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Numerical techniques for singular optimal trajectories

The objectives of the subject-matter of this thesis were to appraise some methods of solving non-singular optimal control problems by their degree of success in tackling four chosen problems and then to try the most promising methods on chosen singular problems. In Part I of this thesis, the chosen problems are attempted by quasilinearisation, two versions of shooting, Miels's method, differential dynamic programming and two versions of parameterisation . Conclusions on the various methods are given. NOC shooting, developed by the Numerical Optimisation Centre of The Hatfield Polytechnic, and constrained optimisation were found to be very useful for non-singular problems. In Part 11, the properties and calculation of possible singular controls are investigated, then the two chosen methods used. It was found that NOC shooting was again very useful, provided the solution structure is known and that constrained parameterisation was invaluable for determining the solution structure and when shooting is impossible. Contributions to knowledge as as follows. In Part I, the relative merits of various methods are displayed, additions are made to the theory of parameterisation, shooting and quasilinearisation, the best solutions known of the chosen problems are produced and choices of optimisation parameters for one chosen problem, the satellite problem, are compared. The satellite problem has dependent state variables and the Maximum Principle is extended in Appendix III to cover this case . In Part II, a thorough survey of the properties of singular controls is given, the calculation of possible singular controls clarified and extended, the utility of the two chosen methods is displayed, the best solutions known of the Goddard problem obtained with improved understanding of transitions in soluti on structures , Cl problem studied with control dependent on the costate variables and singular solution structures found.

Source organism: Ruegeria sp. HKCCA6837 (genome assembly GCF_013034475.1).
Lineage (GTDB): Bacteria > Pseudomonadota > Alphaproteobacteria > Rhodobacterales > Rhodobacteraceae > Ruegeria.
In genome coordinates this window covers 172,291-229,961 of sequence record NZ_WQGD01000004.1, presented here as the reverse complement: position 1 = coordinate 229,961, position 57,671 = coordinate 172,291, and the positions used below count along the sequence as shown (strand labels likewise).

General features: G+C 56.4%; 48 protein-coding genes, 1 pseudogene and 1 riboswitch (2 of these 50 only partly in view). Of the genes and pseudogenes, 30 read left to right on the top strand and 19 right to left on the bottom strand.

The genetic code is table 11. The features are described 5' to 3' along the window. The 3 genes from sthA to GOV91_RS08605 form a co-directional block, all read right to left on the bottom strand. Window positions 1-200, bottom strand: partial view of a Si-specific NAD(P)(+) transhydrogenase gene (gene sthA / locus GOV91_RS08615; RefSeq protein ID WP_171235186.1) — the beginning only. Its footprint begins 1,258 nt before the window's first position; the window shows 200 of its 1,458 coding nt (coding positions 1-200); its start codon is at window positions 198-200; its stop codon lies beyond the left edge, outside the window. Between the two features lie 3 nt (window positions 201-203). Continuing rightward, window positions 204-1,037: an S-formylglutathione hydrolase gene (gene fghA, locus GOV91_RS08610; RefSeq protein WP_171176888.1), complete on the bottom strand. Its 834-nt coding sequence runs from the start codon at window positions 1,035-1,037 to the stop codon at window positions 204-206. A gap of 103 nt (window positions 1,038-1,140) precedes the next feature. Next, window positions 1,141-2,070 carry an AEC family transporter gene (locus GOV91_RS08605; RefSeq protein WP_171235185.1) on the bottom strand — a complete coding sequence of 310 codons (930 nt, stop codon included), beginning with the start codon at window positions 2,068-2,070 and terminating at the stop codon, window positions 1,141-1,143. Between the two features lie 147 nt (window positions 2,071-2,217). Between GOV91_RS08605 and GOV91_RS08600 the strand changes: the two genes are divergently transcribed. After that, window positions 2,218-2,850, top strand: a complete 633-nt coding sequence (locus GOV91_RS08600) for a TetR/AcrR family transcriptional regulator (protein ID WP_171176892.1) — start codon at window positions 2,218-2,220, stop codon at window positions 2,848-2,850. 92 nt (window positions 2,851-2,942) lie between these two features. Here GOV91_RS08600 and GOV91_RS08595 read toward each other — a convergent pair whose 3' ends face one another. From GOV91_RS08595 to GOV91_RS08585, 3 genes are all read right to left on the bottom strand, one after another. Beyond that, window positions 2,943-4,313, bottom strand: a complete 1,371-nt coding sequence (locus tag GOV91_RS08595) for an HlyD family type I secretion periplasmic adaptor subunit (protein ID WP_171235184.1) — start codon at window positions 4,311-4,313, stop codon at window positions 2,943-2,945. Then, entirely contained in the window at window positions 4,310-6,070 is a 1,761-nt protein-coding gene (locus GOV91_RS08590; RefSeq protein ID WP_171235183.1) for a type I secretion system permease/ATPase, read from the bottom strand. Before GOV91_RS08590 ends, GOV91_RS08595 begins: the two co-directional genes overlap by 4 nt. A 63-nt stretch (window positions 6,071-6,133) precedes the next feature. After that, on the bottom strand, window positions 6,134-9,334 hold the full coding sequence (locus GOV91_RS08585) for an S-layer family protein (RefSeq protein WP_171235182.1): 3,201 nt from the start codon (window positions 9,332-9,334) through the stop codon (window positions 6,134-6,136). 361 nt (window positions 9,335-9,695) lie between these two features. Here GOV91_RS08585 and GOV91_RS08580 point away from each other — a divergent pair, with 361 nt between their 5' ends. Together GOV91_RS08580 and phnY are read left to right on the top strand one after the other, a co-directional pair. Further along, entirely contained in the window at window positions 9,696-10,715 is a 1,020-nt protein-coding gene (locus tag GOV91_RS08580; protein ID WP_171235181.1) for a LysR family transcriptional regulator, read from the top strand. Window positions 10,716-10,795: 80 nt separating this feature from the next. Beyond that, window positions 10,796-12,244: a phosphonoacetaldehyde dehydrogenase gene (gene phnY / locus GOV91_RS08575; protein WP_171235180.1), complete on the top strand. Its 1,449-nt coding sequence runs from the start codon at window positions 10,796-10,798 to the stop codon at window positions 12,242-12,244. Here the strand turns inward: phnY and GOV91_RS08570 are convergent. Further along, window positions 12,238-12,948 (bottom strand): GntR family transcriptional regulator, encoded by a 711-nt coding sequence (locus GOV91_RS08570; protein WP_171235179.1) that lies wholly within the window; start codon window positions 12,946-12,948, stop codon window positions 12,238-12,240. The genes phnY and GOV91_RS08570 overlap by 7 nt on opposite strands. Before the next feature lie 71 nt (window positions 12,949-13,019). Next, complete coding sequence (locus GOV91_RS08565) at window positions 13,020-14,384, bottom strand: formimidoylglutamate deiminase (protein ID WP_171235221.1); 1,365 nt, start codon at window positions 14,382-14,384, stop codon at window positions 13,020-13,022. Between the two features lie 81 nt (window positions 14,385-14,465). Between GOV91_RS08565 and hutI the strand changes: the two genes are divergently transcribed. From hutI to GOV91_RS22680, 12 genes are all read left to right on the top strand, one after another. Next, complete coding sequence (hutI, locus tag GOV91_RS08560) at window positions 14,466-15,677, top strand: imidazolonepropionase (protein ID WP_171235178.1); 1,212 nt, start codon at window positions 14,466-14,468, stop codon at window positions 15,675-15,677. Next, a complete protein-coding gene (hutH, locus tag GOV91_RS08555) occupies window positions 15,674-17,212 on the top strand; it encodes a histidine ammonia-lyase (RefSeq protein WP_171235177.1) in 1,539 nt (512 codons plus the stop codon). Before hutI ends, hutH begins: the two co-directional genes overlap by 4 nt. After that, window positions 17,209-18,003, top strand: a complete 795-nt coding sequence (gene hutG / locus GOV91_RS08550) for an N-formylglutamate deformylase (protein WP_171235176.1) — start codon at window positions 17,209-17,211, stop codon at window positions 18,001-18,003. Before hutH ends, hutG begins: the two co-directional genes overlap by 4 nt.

Date January 1986
CreatorsFraser-Andrews, G.
PublisherUniversity of Hertfordshire
Source SetsEthos UK
Detected LanguageEnglish
TypeElectronic Thesis or Dissertation

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